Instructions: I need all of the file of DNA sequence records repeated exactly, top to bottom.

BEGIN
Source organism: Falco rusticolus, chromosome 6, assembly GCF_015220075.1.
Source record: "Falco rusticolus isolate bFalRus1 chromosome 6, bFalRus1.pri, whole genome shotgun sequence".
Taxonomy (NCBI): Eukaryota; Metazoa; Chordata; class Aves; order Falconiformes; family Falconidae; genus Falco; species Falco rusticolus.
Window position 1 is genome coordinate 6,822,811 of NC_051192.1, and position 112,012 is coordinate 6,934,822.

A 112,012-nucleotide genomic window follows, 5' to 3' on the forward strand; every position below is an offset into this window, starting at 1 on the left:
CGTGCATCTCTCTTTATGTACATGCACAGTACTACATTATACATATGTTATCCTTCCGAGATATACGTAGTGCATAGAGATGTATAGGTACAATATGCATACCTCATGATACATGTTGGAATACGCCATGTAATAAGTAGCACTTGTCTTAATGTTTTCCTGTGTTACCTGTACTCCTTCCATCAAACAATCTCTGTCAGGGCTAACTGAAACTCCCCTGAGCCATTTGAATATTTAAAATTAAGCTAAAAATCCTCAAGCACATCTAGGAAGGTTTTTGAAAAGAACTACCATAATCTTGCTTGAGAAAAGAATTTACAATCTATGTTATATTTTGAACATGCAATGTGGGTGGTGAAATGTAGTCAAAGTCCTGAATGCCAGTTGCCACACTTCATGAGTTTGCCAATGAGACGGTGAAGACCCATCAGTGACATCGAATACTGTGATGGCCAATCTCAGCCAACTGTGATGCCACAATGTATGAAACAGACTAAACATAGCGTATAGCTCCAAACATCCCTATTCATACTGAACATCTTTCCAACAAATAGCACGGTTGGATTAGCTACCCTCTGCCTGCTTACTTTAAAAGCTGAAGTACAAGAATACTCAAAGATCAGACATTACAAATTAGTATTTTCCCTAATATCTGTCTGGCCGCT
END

Source organism: Falco rusticolus, chromosome 6, assembly GCF_015220075.1.
Source record: "Falco rusticolus isolate bFalRus1 chromosome 6, bFalRus1.pri, whole genome shotgun sequence".
Taxonomy (NCBI): Eukaryota; Metazoa; Chordata; class Aves; order Falconiformes; family Falconidae; genus Falco; species Falco rusticolus.
Window position 1 is genome coordinate 6,822,811 of NC_051192.1, and position 112,012 is coordinate 6,934,822.

A 112,012-nucleotide genomic window follows, 5' to 3' on the forward strand; every position below is an offset into this window, starting at 1 on the left:
CGTGCATCTCTCTTTATGTACATGCACAGTACTACATTATACATATGTTATCCTTCCGAGATATACGTAGTGCATAGAGATGTATAGGTACAATATGCATACCTCATGATACATGTTGGAATACGCCATGTAATAAGTAGCACTTGTCTTAATGTTTTCCTGTGTTACCTGTACTCCTTCCATCAAACAATCTCTGTCAGGGCTAACTGAAACTCCCCTGAGCCATTTGAATATTTAAAATTAAGCTAAAAATCCTCAAGCACATCTAGGAAGGTTTTTGAAAAGAACTACCATAATCTTGCTTGAGAAAAGAATTTACAATCTATGTTATATTTTGAACATGCAATGTGGGTGGTGAAATGTAGTCAAAGTCCTGAATGCCAGTTGCCACACTTCATGAGTTTGCCAATGAGACGGTGAAGACCCATCAGTGACATCGAATACTGTGATGGCCAATCTCAGCCAACTGTGATGCCACAATGTATGAAACAGACTAAACATAGCGTATAGCTCCAAACATCCCTATTCATACTGAACATCTTTCCAACAAATAGCACGGTTGGATTAGCTACCCTCTGCCTGCTTACTTTAAAAGCTGAAGTACAAGAATACTCAAAGATCAGACATTACAAATTAGTATTTTCCCTAATATCTGTCTGGCCGCT